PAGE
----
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Optimal Income Taxation of Married Couples: An Empirical Analysis of Joint and Individual Taxation


  • Peter Haan
  • Dolores Navarro


In this paper we develop a discrete model of optimal taxation of married couples and empirically discuss the optimality of income taxation for this group. To this end, we derive the social welfare function which guarantees that joint taxation of married couples is optimal. We will contrast this welfare function with the one that makes a system of individual taxation optimal. For the empirical application we use a static structural labor supply model to estimate the preferences of households. We find that the system of joint taxation is only optimal when the government has a high taste for redistribution towards one-earner couples and a very low or even negative taste for redistribution towards couples in which both partners earn a similar amount of income. In contrast, the optimality of individual taxation is less dependent of the working composition within the household.

Suggested Citation

  • Peter Haan & Dolores Navarro, 2008. "Optimal Income Taxation of Married Couples: An Empirical Analysis of Joint and Individual Taxation," Discussion Papers of DIW Berlin 838, DIW Berlin, German Institute for Economic Research.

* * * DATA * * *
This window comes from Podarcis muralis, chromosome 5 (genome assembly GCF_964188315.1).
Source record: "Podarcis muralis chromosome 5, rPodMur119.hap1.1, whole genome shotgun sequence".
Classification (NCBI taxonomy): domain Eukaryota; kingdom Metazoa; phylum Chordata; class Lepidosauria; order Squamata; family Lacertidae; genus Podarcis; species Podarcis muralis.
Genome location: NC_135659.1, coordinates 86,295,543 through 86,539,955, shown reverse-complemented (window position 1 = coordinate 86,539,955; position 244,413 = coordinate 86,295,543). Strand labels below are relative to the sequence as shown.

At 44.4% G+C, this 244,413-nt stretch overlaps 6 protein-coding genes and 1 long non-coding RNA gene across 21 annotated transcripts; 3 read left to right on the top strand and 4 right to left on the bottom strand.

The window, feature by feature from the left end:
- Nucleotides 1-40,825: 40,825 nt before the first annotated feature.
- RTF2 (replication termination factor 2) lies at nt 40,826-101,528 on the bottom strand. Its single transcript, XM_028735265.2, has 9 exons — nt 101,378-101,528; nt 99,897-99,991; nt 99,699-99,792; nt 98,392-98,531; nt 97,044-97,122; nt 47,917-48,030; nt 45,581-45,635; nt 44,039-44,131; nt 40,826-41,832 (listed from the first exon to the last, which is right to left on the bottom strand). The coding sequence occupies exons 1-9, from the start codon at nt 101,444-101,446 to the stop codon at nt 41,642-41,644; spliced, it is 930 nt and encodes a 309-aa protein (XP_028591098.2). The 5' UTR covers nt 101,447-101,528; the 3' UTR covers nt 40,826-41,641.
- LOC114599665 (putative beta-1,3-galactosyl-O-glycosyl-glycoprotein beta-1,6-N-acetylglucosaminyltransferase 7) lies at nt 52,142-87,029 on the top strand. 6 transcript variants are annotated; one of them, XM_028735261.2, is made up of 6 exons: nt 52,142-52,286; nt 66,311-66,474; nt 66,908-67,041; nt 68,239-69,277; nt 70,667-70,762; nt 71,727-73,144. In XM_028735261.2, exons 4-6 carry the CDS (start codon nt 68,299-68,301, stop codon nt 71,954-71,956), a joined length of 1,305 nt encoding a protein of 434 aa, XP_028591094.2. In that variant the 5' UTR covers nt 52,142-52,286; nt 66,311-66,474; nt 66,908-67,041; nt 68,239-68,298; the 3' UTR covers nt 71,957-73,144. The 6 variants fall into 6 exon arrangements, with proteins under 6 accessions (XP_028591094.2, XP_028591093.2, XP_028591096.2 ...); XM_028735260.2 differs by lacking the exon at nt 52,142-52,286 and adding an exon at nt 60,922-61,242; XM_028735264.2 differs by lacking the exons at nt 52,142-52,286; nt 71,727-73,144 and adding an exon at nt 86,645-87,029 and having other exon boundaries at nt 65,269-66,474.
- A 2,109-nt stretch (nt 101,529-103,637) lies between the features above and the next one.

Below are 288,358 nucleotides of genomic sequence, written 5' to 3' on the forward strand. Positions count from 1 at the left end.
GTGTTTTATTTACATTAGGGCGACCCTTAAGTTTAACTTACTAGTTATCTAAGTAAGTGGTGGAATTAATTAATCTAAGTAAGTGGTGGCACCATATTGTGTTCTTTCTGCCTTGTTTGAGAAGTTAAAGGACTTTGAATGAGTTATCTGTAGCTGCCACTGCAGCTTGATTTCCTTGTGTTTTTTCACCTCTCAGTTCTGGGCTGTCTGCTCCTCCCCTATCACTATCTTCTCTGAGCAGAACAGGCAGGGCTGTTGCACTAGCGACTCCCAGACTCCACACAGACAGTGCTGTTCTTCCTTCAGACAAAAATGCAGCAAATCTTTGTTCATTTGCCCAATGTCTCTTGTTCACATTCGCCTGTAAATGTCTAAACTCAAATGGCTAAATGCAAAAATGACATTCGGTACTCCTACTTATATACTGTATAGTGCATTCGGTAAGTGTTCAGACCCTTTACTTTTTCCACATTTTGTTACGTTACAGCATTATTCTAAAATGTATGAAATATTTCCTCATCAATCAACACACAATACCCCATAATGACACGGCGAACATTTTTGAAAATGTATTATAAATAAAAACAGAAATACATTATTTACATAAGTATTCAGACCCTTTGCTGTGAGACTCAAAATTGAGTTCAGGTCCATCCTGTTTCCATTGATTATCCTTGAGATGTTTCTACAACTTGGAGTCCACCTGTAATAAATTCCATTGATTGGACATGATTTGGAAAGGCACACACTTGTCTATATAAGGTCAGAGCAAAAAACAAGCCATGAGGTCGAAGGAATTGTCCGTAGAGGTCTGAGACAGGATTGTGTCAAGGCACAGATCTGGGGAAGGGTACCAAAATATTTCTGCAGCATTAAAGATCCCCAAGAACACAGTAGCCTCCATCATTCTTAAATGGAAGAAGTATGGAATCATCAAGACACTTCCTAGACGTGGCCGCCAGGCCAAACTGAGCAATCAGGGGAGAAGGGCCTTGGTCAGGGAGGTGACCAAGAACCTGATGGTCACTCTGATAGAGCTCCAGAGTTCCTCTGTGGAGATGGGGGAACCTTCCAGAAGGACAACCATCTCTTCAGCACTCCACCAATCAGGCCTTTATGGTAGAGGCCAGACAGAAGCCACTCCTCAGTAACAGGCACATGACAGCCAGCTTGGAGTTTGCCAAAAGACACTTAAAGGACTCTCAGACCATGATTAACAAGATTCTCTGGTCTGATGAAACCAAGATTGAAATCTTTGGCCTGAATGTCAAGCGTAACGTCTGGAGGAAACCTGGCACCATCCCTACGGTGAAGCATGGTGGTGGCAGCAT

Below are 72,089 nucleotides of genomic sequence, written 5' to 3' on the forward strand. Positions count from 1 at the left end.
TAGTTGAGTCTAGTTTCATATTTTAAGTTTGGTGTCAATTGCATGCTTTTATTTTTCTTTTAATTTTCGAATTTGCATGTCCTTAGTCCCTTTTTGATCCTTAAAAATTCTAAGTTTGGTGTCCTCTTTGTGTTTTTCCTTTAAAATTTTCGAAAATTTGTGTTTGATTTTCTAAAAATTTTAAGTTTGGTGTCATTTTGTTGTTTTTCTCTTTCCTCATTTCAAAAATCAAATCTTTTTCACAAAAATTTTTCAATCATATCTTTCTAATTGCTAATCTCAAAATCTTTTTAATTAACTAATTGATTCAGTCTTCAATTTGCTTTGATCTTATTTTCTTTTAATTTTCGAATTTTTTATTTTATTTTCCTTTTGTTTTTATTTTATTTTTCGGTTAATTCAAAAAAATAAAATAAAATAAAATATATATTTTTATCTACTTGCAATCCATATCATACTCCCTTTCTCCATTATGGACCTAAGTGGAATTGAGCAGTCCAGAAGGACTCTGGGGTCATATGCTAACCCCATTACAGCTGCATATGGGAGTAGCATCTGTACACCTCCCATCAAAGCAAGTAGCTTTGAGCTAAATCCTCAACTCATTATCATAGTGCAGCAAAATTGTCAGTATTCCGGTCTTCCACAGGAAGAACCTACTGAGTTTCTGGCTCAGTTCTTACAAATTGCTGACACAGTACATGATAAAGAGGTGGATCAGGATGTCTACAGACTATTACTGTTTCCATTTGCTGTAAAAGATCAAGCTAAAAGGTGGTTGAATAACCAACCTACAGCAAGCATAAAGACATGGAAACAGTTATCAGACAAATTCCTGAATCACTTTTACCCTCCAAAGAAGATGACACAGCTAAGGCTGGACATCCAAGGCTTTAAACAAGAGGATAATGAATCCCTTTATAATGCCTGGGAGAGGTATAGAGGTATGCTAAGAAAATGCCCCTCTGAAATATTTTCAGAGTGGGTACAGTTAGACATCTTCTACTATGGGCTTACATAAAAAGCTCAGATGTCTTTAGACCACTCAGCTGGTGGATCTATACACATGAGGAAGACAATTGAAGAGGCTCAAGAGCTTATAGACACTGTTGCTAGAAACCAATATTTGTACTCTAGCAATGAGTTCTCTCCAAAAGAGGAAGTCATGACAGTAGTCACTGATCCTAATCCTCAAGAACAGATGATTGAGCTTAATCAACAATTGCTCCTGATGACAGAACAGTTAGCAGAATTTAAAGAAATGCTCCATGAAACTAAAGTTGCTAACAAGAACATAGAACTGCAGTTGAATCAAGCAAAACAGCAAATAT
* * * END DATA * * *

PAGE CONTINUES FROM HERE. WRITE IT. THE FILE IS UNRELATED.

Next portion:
• Handle: RePEc:diw:diwwpp:dp838

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    References listed on IDEAS

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    Cited by:

    1. Olivier Bargain & Claire Keane, 2010. "Tax–Benefit‐revealed Redistributive Preferences Over Time: Ireland 1987–2005," LABOUR, CEIS, vol. 24(s1), pages 141-167, December.

    More about this item


    Optimal taxation of married couples; joint taxation; labor supply estimation;

    JEL classification:

    • C25 - Mathematical and Quantitative Methods - - Single Equation Models; Single Variables - - - Discrete Regression and Qualitative Choice Models; Discrete Regressors; Proportions; Probabilities
    • H21 - Public Economics - - Taxation, Subsidies, and Revenue - - - Efficiency; Optimal Taxation
    • J22 - Labor and Demographic Economics - - Demand and Supply of Labor - - - Time Allocation and Labor Supply

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